A gift Brittany made me for Father's Day

Until the moment my first child was born, I didn’t have the capacity to love a child. I know this because of the magnitude of the heartquake I experienced when I first saw her. In that moment, everything began to shake. All of my assumptions about myself. All of my selfish worries that I couldn’t fit a child into my life. Layers of prickliness that had enshrouded me for years. And along with the shaking was a kind of melting. In just a few seconds, the person I was melted down and ceased to exist. In its place was a brand new man — a man capable of feeling extremely deep emotion, even of crying; a man in love with a tiny baby; a man swept away by something he had never known before, and quite okay with that; a man who was suddenly able to see himself in relationship to a child; a man connected to this child in a way he had never been connected to anything.

Yesterday another heartquake began as we helped her move into her room at college. Only this heartquake is different. The heartquake when she was born felt amazing and liberating and joyful. This one aches. The first one felt like I had just gained the world. This one feels like I have lost so much. In the first heartquake, I attached effortlessly to this child. With this one, I will fight a great battle to let go. The first one brought fulfillment. This one is a struggle against giving in to a sense of emptiness.

I keep reminding myself that we’re not the first parents to do this. My own parents did it. This morning I was startled to realize that when you walk through any public place, many of the people you see have waved goodbye to a child as they left the nest, and have lived to tell about it. Most people have carried that wound. I take comfort in this, but of course my struggle remains.

So my plan is simply to feel the pain, and allow the fire to rage for a while. I realize this heartquake hurts as badly as it does because it is fueled by the same explosive that caused the first one. Love. It just burns in a different way. And I realize that just like hundreds of millions of other parents, I too will learn not only to carry this wound with grace but to take joy in it. I know it will make me stronger, more compassionate, and grant me deeper wisdom.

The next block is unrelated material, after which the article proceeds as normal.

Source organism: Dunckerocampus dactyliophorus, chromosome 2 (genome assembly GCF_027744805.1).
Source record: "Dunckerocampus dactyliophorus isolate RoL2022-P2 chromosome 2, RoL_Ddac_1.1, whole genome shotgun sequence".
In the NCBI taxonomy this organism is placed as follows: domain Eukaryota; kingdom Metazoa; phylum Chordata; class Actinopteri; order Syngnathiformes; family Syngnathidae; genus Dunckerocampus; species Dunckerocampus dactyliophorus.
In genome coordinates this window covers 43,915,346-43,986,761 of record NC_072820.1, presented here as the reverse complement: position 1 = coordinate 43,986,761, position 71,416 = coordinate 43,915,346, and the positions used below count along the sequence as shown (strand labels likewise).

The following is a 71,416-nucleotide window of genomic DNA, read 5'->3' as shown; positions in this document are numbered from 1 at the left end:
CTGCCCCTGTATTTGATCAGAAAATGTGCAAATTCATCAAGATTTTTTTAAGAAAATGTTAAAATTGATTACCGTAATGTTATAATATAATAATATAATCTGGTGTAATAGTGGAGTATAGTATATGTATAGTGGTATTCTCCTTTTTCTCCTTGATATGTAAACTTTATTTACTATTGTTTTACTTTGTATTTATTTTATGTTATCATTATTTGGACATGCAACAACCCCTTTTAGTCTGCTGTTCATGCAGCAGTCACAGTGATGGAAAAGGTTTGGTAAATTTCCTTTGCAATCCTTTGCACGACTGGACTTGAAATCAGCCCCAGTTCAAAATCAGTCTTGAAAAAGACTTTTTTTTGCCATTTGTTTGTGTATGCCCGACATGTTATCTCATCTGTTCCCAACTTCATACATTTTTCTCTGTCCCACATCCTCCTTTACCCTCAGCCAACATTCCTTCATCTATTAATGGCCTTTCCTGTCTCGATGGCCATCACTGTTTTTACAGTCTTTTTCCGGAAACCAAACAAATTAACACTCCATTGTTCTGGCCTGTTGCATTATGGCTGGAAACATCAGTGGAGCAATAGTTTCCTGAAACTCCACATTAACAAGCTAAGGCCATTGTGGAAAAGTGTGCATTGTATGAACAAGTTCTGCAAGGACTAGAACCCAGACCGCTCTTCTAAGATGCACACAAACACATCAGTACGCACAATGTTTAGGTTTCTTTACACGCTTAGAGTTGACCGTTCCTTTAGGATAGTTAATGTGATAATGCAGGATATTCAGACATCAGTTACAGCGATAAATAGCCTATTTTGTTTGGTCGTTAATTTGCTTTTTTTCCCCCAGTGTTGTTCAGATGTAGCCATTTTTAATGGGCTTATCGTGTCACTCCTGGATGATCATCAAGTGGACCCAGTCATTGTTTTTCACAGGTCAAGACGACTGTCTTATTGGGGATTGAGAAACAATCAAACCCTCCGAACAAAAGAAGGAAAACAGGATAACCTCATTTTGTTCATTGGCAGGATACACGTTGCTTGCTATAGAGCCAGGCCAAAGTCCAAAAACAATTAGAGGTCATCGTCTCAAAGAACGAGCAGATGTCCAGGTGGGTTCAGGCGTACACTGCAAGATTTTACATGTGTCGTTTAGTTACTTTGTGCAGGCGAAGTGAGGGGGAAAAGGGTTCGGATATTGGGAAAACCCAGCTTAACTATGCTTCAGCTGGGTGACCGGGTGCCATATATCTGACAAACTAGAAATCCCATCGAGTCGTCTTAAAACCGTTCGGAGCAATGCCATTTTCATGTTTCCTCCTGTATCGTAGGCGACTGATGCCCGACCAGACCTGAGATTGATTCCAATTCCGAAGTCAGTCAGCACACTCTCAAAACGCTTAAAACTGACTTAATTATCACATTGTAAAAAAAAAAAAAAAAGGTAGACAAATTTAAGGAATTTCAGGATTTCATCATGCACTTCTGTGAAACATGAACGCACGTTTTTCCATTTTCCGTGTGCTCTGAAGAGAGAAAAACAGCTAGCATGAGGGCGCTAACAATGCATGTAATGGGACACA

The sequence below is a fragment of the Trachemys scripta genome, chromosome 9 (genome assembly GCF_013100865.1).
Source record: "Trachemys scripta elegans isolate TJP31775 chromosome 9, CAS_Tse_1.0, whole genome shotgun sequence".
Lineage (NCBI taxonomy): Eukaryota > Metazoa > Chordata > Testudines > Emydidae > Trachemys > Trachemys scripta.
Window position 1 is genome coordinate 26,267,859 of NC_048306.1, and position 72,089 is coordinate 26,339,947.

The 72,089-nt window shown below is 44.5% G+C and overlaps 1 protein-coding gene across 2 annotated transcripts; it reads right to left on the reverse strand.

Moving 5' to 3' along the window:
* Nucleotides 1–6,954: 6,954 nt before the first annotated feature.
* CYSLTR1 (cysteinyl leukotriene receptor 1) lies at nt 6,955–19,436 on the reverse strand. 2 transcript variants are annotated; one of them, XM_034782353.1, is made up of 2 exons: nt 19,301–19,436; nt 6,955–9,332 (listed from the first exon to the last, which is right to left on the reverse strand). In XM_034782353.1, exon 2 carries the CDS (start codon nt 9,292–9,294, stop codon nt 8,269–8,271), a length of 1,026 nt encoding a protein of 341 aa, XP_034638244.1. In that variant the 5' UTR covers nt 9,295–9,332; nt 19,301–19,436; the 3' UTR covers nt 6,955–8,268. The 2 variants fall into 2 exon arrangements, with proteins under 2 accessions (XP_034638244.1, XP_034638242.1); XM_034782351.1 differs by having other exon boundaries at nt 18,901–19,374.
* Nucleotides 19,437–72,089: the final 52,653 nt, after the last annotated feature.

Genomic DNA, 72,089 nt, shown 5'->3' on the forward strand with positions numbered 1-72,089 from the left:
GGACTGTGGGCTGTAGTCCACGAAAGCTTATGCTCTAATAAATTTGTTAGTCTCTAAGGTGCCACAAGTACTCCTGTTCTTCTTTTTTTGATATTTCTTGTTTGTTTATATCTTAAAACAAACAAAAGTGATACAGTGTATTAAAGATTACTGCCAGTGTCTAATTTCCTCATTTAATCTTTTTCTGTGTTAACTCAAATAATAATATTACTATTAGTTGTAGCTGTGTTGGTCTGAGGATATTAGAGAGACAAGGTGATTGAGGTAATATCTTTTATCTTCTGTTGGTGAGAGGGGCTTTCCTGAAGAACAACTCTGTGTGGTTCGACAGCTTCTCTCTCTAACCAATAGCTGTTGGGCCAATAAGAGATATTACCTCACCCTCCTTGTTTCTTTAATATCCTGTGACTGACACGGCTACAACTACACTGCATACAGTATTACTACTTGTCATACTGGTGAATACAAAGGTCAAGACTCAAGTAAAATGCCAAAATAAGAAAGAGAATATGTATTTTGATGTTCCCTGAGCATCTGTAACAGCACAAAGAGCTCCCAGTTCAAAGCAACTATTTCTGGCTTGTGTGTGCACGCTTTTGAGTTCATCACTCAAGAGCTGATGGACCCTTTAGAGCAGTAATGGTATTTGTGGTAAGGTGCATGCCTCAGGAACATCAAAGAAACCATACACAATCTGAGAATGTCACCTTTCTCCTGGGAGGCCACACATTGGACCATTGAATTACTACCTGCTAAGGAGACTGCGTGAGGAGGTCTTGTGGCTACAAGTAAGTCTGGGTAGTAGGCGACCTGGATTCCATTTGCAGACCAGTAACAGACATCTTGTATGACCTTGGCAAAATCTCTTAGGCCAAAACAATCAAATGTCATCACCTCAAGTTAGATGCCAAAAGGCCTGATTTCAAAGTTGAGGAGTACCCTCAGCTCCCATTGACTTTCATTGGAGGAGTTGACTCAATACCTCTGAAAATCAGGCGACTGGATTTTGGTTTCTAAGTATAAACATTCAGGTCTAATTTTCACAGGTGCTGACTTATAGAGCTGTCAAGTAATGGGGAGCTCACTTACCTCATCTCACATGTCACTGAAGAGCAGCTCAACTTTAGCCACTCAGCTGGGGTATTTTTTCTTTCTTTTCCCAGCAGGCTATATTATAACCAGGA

I know I’ll get there. But for now I must respect the size and significance of this quake and not attempt to minimize it or make efforts to control it. My mantra for now is those famous words of Martin Luther: “Here I stand. I can do no other. God help me.” And I cling to what I teach those in my congregation. We must live in the expectation that what is on the horizon will be greater — not lesser — than from where we have already come. That is my hope and my expectation. But right now, I’m in the middle of a quake, and all it is appropriate to do right now is hang on tight and wait until the shaking settles down.


It is said that to have a child is to have your heart walking around outside your body. Think of that imagery.  So dangerous, so fragile.  Our physical heart is behind a rib CAGE for a reason — it is precious.  But we can’t keep our children in cages. All we can do is hope we have gotten them healthy enough to make it out there.

I think my hearts are growing up healthy.  They brought home fantastic report cards and gave me the best Father’s Day I’ve ever had this week.  They each bought (or made) me a card and then wrote down what it means to them to have me as their dad.  I thank God for them and am so proud of them.  Oftentimes when I tell them, “I love you,” they respond, “Love you more.”  Yeah, right…  One day they’ll have kids of their own and they’ll understand.

But let’s not rush things.  The sweetness is now, when they get up in the morning and their hair is a mess and their cheeks are so flushed, and when I hug them they are still warm from their blankets.  They’re always beautiful, but I often think that no matter how long they stand in front of the mirror, they can’t improve on how beautiful they already are when they first wake up.  I have always known that is one of the things I will miss most when they are gone.  Right behind that is how I will miss the smell of my bathroom after three girls have used it to get ready for school — makeup and perfume and girl soap and lavender shaving cream and lotion and warm curling irons.  It serves every day as a reminder of how much they have brought into my life — their sweetness, and joy, and enthusiasm.

And the lessons they teach!  When my oldest, Brittany — now 17 — was very small, I was leaving for my annual one-week getaway with a friend of mine.  Brittany pleaded with me, “Daddy, why do you have to go?”  I said, “Daddy doesn’t want to leave you, but going away on this trip every year helps me come back and be a better daddy.”  Her reply almost did me in.

“I’ll help you be a better daddy.”

I comprehended the deeper and unintended meaning immediately.  “You certainly will, sweetheart,” I said, as I hugged her and headed out the door, squeezing away tears.  She and her sisters have been teaching me to be a better daddy for 17 years now.

It is said that to have a child is to have your heart walking around outside your body.  I have three hearts outside my body.  My hearts are at band camp today.  They are a gift.